Searching over 5,500,000 cases.


searching
Buy This Entire Record For $7.95

Download the entire decision to receive the complete text, official citation,
docket number, dissents and concurrences, and footnotes for this case.

Learn more about what you receive with purchase of this case.

Ruffin v. Chchon

United States District Court, D. Maine

September 19, 2017

DANIEL ONEIL RUFFIN, Plaintiff
v.
ALFRED CHCHON, et al., Defendants

          RECOMMENDED DECISION ON AMENDED COMPLAINT

          JOHN C. NIVISON, U.S. MAGISTRATE JUDGE

         In this action, Plaintiff Daniel Ruffin, an inmate incarcerated at the Maine State Prison, initially alleged that Defendants have violated his constitutional rights by restricting his diet and access to the commissary, and by failing to treat properly a medical condition that affected his feet.

         Plaintiff filed an application to proceed in forma pauperis (ECF No. 2), which application the Court granted. (ECF No. 4.) In accordance with the in forma pauperis statute and 28 U.S.C. § 1915A(a), [1] the Court conducted a preliminary review of Plaintiff's complaint and dismissed Plaintiff's diet-related claim, but permitted Plaintiff to proceed on his medical care claim. (Order, ECF No. 11.)

         Subsequently, and after one of the defendants filed an answer to the complaint, Plaintiff filed an amended complaint. (Amended Complaint, ECF No. 21.) In the amended complaint, Plaintiff reasserts his medical care claim. Because the Court previously determined that Plaintiff had asserted an actionable medical care claim, the Court grants Plaintiff leave to amend the complaint and proceed on the amended complaint.

         In the amended complaint, however, Plaintiff attempted to join a defendant, Jonathon Jones, whom he did not name as a defendant in the original complaint. Additionally, in the amended complaint, Plaintiff stated that he “also seeks damages pursuant to the Americans with Disabilities Act and the Rehabilitation Act.” (Amended Complaint at 1 - 2.)

         The claim as to Defendant Jones and the proposed disability discrimination claim are subject to review in accordance with the in forma pauperis statute (28 U.S.C. § 1915) and 28 U.S.C. § 1915A(a). Following the review, I recommend the Court dismiss Plaintiff's claim against Defendant Jones and Plaintiff's disability discrimination claim.

         Discussion

         The federal in forma pauperis statute, 28 U.S.C. § 1915, is designed to ensure meaningful access to the federal courts for those persons unable to pay the costs of bringing an action. When a party is proceeding in forma pauperis, however, “the court shall dismiss the case at any time if the court determines, ” inter alia, that the action is “frivolous or malicious” or “fails to state a claim on which relief may be granted” or “seeks monetary relief against a defendant who is immune from such relief.” 28 U.S.C. § 1915(e)(2)(B). “Dismissals [under § 1915] are often made sua sponte prior to the issuance of process, so as to spare prospective defendants the inconvenience and expense of answering such complaints.” Neitzke v. Williams, 490 U.S. 319, 324 (1989).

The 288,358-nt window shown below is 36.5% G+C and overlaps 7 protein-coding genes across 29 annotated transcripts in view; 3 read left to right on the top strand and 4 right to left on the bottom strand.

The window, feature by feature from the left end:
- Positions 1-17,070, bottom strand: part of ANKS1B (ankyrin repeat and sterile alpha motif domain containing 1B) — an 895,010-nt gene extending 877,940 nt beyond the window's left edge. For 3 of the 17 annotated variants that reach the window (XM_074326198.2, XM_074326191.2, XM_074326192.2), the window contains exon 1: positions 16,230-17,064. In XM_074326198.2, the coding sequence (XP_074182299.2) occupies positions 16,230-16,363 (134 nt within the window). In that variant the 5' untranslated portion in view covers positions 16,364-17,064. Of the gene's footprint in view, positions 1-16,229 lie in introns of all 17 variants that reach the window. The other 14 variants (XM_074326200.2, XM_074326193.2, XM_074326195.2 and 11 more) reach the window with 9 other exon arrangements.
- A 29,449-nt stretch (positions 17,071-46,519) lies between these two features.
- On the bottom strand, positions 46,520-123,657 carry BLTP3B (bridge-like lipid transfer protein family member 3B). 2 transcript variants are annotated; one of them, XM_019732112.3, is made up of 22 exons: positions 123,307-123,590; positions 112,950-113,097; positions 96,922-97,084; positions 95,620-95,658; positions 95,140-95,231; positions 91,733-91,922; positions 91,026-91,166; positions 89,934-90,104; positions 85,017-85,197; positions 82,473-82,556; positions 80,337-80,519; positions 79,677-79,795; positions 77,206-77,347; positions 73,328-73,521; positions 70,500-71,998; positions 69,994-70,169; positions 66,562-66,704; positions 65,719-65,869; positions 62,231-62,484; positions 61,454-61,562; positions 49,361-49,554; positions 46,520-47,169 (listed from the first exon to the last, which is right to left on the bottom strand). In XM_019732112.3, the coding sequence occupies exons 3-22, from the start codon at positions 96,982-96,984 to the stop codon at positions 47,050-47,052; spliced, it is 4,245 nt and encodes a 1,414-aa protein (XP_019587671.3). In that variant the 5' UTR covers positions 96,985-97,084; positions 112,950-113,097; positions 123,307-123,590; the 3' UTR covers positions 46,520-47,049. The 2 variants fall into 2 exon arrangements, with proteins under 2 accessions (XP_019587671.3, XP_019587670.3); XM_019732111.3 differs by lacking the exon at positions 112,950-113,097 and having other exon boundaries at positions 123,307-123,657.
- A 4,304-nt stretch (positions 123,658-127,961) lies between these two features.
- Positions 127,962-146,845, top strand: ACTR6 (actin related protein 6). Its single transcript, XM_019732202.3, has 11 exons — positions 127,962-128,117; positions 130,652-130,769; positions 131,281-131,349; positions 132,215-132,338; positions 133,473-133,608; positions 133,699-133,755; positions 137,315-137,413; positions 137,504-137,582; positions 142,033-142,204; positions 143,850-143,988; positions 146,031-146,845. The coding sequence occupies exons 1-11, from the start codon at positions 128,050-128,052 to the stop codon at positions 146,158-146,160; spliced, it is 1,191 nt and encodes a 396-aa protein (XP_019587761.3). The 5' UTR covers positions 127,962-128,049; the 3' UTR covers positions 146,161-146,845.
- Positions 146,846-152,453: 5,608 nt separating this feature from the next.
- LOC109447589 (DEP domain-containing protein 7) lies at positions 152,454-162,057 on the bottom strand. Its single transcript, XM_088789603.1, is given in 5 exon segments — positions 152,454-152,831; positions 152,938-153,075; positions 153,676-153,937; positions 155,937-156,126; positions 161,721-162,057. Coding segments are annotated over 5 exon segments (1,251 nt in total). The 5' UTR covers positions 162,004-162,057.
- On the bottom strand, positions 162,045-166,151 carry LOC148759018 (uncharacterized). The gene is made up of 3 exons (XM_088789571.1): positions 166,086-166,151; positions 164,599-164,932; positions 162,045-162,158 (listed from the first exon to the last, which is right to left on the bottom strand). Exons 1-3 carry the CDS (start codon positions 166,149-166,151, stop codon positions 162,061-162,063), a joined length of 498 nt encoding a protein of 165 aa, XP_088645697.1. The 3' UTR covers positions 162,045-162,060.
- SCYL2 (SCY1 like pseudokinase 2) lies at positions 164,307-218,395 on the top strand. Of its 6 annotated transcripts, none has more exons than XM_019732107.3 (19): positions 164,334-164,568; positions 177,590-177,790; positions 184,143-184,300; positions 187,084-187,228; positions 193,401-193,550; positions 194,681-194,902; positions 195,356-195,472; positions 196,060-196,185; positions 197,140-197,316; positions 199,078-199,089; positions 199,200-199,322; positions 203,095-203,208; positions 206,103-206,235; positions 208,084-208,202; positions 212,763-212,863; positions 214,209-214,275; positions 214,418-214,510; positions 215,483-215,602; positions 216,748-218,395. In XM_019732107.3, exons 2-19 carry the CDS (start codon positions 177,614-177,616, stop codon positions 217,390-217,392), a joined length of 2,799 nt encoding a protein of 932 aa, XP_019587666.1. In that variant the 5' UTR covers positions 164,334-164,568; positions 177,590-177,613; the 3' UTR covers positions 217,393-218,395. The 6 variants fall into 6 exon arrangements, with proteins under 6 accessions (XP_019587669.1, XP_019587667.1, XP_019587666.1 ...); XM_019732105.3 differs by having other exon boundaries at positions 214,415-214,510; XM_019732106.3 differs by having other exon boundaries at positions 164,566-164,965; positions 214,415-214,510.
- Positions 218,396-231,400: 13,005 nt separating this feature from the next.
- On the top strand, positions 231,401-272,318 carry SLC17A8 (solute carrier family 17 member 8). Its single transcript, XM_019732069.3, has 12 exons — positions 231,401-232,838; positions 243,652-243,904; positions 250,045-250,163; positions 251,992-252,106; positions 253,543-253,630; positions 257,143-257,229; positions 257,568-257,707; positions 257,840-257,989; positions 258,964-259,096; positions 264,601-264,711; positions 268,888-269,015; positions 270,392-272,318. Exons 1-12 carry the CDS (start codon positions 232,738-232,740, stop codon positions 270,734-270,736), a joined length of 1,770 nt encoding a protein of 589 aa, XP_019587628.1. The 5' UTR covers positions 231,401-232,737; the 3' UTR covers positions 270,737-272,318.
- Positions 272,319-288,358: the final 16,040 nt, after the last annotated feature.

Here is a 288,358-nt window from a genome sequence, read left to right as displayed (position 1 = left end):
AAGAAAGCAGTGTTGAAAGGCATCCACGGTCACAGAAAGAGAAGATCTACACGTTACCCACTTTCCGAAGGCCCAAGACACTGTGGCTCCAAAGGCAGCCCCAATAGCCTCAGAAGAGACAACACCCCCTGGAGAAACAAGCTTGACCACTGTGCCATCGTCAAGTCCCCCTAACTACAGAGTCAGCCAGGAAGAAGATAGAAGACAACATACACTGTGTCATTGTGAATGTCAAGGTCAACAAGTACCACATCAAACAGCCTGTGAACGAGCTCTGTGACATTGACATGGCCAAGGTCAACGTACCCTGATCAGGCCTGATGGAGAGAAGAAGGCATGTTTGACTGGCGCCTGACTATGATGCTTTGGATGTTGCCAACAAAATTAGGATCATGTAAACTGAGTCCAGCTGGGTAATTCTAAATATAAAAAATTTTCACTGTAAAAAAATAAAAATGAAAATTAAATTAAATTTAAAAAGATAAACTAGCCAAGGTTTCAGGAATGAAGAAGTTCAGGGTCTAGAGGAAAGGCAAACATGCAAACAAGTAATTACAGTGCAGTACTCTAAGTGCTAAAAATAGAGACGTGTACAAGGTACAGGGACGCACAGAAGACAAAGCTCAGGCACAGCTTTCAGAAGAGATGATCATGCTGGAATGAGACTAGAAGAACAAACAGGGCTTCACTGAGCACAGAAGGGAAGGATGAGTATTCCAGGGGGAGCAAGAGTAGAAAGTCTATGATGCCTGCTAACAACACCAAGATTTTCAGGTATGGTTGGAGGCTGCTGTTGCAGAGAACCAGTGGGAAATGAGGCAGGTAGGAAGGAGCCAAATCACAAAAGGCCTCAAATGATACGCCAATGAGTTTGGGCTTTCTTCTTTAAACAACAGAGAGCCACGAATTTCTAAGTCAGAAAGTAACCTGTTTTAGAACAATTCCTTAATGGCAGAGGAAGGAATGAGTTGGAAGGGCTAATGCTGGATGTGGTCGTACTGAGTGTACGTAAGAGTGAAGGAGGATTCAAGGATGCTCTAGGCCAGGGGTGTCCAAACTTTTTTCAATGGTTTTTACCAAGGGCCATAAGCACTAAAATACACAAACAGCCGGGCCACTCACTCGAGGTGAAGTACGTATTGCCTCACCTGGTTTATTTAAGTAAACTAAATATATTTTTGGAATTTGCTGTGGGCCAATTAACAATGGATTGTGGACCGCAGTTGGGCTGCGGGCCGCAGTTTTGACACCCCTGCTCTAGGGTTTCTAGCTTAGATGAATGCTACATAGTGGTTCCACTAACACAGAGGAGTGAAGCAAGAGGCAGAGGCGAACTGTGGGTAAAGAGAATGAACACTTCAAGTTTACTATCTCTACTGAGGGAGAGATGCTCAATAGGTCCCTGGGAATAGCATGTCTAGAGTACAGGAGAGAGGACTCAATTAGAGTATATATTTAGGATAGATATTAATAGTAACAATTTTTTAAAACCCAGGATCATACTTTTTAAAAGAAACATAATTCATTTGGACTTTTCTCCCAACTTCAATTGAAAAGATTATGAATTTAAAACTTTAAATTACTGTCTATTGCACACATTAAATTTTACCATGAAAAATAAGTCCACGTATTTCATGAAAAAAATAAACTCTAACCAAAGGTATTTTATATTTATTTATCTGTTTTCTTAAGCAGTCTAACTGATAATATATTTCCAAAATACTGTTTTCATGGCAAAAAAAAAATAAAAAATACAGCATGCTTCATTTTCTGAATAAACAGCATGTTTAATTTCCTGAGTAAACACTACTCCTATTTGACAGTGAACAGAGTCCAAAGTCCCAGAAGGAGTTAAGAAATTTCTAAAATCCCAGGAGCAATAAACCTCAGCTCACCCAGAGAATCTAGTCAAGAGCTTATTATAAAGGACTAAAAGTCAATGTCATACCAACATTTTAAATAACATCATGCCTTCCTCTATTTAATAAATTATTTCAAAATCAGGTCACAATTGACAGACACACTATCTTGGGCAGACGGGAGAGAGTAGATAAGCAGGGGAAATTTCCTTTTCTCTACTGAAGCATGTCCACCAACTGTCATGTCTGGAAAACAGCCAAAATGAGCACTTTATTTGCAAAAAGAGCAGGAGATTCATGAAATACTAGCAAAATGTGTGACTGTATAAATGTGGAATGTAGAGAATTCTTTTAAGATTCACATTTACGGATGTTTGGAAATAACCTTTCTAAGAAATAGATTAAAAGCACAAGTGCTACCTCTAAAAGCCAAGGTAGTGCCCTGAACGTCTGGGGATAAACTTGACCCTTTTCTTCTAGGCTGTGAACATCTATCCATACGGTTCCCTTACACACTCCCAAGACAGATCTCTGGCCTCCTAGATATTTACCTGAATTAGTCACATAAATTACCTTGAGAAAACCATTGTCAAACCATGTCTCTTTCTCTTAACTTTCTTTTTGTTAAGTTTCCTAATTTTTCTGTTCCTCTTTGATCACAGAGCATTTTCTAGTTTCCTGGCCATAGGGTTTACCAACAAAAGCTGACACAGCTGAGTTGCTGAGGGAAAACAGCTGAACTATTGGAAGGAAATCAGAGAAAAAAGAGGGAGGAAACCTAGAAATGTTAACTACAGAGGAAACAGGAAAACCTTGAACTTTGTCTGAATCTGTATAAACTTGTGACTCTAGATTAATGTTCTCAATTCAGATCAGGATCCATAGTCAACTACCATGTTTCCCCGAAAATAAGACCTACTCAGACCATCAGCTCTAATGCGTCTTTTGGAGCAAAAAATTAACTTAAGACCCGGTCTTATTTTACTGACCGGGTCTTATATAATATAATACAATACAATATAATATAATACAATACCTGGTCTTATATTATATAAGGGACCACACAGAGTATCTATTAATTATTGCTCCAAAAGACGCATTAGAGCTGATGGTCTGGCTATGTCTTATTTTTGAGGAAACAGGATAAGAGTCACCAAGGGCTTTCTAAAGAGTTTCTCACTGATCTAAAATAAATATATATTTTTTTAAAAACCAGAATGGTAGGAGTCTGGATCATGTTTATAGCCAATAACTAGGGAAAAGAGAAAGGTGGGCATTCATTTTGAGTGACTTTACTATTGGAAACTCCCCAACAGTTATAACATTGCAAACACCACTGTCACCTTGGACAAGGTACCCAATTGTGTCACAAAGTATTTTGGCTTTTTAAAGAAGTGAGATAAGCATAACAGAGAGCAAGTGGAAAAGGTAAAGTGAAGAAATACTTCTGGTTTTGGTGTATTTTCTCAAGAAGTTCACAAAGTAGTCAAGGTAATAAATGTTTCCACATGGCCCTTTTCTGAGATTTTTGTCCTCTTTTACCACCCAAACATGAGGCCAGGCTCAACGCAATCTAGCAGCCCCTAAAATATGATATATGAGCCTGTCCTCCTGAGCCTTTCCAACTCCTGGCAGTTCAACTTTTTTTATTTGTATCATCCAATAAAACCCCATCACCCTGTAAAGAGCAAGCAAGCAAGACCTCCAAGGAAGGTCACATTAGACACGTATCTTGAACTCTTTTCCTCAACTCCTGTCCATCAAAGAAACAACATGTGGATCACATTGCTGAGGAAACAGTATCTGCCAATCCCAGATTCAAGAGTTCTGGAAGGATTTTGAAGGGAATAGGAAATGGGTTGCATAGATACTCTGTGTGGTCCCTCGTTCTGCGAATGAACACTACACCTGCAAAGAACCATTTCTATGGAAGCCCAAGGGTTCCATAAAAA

In addition to the review contemplated by § 1915, Plaintiff's amended complaint is subject to screening under the Prison Litigation Reform Act because Plaintiff currently is incarcerated and seeks redress from governmental entities and officers. See 28 U.S.C. § 1915A(a), (c). The § 1915A screening requires courts to “identify cognizable claims or dismiss the complaint, or any portion of the complaint, if the complaint (1) is frivolous, malicious, or fails to state a claim …; or (2) seeks monetary relief from a defendant who is immune from such relief.” 28 U.S.C. § 1915A(b).

         When considering whether a complaint states a claim for which relief may be granted, courts must assume the truth of all well-plead facts and give the plaintiff the benefit of all reasonable inferences therefrom. Ocasio-Hernandez v. Fortuno-Burset, 640 F.3d 1, 12 (1st Cir. 2011). A complaint fails to state a claim upon which relief can be granted if it does not plead “enough facts to state a claim to relief that is plausible on its face.” Bell Atlantic Corp. v. Twombly, 550 U.S. 544, 570 (2007).

         Although a pro se plaintiff's complaint is subject to “less stringent standards than formal pleadings drafted by lawyers, ” Haines v. Kerner, 404 U.S. 519, 520 (1972), this is “not to say that pro se plaintiffs are not required to plead basic facts sufficient to state a claim”, Ferranti v. Moran, 618 F.2d 888, 890 (1st Cir. 1980). To allege a civil action in federal court, it is not enough for a plaintiff merely to allege that a defendant acted unlawfully; a plaintiff must affirmatively allege facts that identify the manner by which the defendant subjected the plaintiff to a harm for which the law affords a remedy. Ashcroft v. Iqbal, 556 U.S. 662, 678 (2009).

         A. Deliberate Indifference

         In the amended complaint, while Plaintiff has alleged facts regarding Defendants Cichon, Knowlton, and Hinkley, Plaintiff has not asserted any facts against Defendant Jones. In other words, Plaintiff has not alleged any basis for a claim against Defendant Jones. Dismissal of Defendant Jones, therefore, is warranted.

         B. ...


Buy This Entire Record For $7.95

Download the entire decision to receive the complete text, official citation,
docket number, dissents and concurrences, and footnotes for this case.

Learn more about what you receive with purchase of this case.